With kind permission by the organizers, we reproduce here Elio's message to the attendees of the meeting on 'Major ideas in quantitative microbial physiology: Past, Present and Future' held in June this year in København, Denmark.
The future of bacterial growth physiology appears to be as bright as ever. It benefits, among other things, from the increased ability to study bacteria in nature, from advanced techniques in optical and electron microscopy, and from the heightened use of computational analysis. Bacterial physiology is being comingled with systems biology (a term that is perhaps losing some of its luster).
We are learning more and more about the interactions in living cells between and among micro- and macro-molecules, the goings-on during the cell cycle, the stochasticity of previously thought to be homogeneous populations, and other such enticing phenomena. In recent years, there has been a most welcome re-entry of physicists to biology. They bring along novel ways of thinking as well as advanced technologies and yen for model making.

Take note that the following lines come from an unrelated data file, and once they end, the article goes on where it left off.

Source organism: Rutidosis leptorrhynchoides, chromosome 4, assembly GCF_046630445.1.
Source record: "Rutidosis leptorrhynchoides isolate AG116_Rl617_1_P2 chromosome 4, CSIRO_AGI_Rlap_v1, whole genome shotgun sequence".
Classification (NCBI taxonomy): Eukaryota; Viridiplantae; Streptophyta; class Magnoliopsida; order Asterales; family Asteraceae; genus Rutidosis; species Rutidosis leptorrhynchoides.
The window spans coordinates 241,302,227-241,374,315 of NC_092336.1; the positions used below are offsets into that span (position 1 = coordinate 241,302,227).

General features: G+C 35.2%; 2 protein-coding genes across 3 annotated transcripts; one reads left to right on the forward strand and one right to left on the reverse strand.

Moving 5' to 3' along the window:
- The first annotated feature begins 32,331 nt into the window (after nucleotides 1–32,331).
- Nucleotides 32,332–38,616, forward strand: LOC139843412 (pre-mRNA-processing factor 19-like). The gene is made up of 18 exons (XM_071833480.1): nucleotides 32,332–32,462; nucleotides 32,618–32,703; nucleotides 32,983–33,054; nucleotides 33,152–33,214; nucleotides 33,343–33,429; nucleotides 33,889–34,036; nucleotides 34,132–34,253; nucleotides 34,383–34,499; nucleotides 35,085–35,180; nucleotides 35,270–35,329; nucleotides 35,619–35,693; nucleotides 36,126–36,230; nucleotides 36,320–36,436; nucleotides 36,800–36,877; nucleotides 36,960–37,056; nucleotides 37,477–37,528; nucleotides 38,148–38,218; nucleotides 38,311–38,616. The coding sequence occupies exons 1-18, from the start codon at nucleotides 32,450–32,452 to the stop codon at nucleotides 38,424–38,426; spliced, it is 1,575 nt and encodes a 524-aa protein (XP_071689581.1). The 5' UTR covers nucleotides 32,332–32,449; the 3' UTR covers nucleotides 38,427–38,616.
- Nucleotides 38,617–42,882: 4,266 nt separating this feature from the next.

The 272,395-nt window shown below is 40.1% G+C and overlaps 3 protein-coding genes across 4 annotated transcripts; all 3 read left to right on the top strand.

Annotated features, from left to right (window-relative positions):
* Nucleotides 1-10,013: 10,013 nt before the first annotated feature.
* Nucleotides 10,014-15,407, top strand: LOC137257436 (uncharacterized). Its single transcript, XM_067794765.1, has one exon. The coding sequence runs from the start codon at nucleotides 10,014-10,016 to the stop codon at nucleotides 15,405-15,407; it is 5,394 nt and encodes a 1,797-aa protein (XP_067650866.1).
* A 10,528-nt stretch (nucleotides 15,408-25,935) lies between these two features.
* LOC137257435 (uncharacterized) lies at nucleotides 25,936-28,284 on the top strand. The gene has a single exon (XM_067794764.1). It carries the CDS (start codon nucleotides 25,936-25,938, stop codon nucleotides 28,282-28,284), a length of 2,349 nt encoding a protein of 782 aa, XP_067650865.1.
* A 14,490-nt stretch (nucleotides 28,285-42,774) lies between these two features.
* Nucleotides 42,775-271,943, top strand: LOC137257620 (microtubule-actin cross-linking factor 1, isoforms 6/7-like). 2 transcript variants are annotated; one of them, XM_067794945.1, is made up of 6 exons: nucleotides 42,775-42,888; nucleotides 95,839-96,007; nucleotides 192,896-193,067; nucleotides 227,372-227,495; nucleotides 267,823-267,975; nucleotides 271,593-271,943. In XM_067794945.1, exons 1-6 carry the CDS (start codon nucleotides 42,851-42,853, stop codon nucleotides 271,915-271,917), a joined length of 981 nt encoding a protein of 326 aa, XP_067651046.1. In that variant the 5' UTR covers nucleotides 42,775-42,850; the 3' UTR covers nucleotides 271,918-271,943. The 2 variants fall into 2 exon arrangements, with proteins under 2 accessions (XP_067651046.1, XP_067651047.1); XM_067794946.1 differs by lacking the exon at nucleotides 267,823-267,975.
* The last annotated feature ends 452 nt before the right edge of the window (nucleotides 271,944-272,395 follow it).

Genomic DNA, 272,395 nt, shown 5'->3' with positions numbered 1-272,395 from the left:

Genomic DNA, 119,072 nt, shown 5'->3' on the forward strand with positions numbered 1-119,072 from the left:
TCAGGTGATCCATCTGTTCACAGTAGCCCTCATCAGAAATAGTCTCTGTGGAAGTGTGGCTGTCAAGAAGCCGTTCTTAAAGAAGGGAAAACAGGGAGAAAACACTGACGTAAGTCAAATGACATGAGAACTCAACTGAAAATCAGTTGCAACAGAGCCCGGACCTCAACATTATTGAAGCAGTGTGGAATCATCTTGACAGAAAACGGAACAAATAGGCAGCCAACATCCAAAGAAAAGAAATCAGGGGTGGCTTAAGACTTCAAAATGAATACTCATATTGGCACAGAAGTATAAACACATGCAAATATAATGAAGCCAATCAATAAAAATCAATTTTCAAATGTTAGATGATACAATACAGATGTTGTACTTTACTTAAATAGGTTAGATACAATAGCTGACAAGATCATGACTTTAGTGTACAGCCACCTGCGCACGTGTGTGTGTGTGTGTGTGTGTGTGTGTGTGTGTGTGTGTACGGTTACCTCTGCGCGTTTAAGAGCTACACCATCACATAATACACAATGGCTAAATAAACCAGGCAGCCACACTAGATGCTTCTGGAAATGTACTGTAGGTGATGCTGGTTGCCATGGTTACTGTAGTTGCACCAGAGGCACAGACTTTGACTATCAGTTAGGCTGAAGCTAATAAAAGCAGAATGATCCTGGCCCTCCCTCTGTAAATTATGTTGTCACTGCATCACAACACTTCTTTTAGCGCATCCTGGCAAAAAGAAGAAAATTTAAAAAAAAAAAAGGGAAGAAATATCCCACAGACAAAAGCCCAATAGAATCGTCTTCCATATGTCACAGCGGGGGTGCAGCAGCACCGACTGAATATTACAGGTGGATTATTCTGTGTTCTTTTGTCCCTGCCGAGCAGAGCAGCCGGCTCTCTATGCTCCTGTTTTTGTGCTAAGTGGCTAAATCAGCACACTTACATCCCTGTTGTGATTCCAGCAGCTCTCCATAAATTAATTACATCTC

But old basic questions remain. Why do bacteria (E. coli at least) have so many overlapping regulatory mechanisms? What are the rules that govern that? How is it possible that, unlike what happens in eukaryotic cells, in bacteria the major macromolecular factories can, to a limited extent, operate in isolation for one another? In the broadest terms, questions related to ecology and evolution appear to be ceaseless. I am sure that were I to attend the meeting, I would find that the number of topics that deserve attention has multiplied significantly. And so the excitement in this field continues unabated.
Please enjoy the meeting.